- This topic has 1 reply, 3 voices, and was last updated October 4, 2009 at 10:02 am by .
- October 2, 2009 at 6:09 am #277015
I’ve been experiencing heavy headaches which are usually getting my neck tight pains. I had a checkup and found out they’re called tension headaches. I’m glad I can use stronger pain relievers to help me deal with the pain.
I am unable to finish doing some work when it hits me. I was told that I can also undergo some kind of therapies to resolve the headaches. Have you heard of these therapies?
If yes, can you give me some info?
- October 3, 2009 at 7:53 pm #425371
No expereince with therapies. Did the doctor explain what they were? I don’t get tension headaches, but have had, still having migraines for 52 (at least, that I can remember, and was told by my Mom) of my 55 years.
Fortunately, I now have a medication that takes care of them most of the time.
I would ask, do you know what is causing the tension to then cause the headaches? Can you remove or reduce the tension?
A couple of things to try, I have heard that drining water, as we are often de-hydrated. Also, again, something I read, drinking Gatorade for the electrolites.
The one therapy I am familar with, and have tried for the migraines, is a form of “meditation” which is basically, just trying to get in a very quiet place, reduce all outside stimulus, and focus on one very “bland” thing.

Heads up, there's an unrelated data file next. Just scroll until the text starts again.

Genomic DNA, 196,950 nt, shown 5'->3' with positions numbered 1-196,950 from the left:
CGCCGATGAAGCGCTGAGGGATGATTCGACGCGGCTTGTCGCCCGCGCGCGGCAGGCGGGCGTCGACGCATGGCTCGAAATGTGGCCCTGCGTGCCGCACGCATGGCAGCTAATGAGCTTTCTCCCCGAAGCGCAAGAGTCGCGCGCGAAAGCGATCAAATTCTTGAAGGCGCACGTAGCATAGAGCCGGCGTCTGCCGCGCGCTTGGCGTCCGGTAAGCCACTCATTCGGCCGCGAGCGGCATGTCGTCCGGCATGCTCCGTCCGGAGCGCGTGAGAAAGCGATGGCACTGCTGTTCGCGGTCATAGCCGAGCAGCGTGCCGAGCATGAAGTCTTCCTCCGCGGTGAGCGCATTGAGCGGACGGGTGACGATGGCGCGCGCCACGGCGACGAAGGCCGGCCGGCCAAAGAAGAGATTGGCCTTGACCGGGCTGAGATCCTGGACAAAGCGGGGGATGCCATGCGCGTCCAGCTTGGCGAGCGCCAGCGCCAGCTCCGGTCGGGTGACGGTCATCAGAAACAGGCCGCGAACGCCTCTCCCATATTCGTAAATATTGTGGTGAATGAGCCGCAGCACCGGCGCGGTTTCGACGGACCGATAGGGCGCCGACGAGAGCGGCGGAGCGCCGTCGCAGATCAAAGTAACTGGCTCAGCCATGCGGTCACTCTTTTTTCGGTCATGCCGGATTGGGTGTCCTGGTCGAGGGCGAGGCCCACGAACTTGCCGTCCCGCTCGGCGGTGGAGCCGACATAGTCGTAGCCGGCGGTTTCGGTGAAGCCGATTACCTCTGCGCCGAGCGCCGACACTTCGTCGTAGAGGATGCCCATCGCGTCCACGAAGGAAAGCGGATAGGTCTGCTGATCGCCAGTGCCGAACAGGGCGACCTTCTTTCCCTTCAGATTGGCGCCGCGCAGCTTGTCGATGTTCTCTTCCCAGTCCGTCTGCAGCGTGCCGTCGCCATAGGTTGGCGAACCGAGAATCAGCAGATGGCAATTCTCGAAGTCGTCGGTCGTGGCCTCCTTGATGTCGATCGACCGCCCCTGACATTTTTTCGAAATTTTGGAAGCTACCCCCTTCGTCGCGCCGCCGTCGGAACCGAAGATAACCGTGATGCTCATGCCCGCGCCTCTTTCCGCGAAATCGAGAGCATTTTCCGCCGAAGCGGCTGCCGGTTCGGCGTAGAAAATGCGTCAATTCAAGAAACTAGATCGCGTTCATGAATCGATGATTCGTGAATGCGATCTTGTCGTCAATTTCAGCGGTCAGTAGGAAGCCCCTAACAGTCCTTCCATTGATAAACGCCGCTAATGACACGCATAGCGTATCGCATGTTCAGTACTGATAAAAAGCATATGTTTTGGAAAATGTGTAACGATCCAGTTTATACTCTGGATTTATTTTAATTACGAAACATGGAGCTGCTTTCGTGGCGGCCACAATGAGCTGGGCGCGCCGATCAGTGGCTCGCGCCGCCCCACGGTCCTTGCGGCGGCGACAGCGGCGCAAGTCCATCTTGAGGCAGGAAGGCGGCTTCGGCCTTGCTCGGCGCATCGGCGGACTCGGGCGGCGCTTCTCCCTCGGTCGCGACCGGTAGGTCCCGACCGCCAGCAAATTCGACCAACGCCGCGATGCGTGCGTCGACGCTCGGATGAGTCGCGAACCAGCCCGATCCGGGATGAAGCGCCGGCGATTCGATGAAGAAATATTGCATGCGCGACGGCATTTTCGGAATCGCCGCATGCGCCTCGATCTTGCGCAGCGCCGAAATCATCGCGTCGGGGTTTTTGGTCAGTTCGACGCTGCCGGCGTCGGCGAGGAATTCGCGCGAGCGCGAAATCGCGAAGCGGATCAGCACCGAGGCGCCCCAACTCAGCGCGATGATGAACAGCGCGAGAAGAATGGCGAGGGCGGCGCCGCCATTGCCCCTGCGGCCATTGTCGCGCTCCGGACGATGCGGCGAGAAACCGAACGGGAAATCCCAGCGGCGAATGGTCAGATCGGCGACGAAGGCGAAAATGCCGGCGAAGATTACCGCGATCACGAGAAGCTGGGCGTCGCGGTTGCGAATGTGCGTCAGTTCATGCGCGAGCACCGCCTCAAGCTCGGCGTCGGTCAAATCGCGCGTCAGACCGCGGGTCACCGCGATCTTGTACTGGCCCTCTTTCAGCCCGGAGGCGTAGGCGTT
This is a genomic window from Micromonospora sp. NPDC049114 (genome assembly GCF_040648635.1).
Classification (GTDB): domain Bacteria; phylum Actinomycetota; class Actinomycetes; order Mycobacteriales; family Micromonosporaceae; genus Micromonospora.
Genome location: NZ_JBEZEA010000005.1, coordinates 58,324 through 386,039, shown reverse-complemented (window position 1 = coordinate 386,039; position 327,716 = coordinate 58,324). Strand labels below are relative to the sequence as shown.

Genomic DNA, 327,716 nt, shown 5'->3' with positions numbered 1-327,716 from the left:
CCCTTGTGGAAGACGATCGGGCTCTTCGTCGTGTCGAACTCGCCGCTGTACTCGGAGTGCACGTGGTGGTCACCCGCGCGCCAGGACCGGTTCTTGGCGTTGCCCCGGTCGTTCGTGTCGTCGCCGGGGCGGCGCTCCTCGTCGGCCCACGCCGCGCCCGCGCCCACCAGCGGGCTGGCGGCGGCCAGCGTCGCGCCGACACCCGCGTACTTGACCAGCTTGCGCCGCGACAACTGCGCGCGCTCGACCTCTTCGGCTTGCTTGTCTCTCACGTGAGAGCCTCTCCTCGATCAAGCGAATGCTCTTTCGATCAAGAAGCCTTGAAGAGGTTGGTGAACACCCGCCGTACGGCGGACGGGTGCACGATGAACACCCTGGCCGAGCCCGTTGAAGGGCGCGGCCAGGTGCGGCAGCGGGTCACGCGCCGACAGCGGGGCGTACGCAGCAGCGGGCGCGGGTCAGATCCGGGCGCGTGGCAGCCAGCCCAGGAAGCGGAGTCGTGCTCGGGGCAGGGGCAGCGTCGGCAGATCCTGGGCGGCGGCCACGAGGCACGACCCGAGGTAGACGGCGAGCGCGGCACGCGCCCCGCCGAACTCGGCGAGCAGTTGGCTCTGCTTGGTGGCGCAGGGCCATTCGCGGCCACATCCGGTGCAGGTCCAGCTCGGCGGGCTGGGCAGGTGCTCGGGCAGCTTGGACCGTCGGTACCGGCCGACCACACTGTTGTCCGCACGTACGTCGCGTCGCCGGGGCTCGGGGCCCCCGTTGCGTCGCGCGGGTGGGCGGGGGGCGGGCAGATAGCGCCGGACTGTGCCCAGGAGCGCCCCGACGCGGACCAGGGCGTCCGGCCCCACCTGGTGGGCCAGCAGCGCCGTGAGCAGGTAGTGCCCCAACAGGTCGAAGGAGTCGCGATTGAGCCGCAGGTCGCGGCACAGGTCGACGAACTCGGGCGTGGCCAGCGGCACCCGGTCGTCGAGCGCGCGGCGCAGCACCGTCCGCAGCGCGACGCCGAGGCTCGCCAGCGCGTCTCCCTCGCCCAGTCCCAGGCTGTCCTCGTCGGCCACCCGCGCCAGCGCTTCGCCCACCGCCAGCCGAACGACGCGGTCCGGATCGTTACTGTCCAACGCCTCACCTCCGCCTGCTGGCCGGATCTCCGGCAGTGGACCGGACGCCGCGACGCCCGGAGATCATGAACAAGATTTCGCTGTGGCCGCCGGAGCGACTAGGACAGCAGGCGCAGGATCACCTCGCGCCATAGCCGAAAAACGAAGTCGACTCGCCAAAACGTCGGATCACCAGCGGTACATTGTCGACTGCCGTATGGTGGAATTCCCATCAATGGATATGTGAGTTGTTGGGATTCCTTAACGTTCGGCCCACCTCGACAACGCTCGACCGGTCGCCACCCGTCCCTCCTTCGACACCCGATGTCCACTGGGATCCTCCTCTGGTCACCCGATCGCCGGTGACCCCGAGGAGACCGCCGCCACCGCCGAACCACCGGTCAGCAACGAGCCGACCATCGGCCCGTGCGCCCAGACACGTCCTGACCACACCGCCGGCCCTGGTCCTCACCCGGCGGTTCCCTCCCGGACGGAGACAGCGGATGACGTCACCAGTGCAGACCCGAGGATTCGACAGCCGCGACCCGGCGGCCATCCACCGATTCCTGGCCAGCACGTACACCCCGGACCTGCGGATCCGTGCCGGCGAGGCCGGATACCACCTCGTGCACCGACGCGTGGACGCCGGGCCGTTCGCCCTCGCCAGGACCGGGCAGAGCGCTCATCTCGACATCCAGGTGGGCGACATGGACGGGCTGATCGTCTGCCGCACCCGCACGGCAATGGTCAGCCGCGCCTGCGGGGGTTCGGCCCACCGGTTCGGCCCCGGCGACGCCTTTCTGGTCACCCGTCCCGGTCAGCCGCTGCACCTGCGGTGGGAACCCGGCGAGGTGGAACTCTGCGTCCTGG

While I’m sure it “helps” very little besides something that attacks the physical cause of a migraine really does anything worth mentioning.
I did also try hypnosis for awhile, and that is basically, what I took from it, the meditation mentioned above. As I said, it doesn’t hurt, but for a migraine, it didn’t make a difference.
Good luck, and hope you find and remove the source of the tension.
- October 4, 2009 at 10:02 am #425389
If you can find the cause that would be the best route, however, sometimes very impossible if you can not make the stress trigger stop. Years back I had one doctor who was very patient with helping me to find an inexpensive way to end the tension headaches. One thing that he thought might have been trigger them was the sewing machine and computer.
You sit for several hours at these machines and sometimes forget to sit properly which pulls on your should and neck muscles. Aleve is the strongest over the counter medicine that seems to curb the pain for awhile. When it gets really bad the one thing that really does help is to sit in a shower, turn the water on as hot as you can handle without burning yourself, and let it hit on your shoulder, neck and back of head for about ten minutes.
The steam and massage of the water will help. Today, I still on occasion need the shower, but the minute I feel the pain take the medicine and go for a walk for about ten minutes when I am at work.
Best to you with this.
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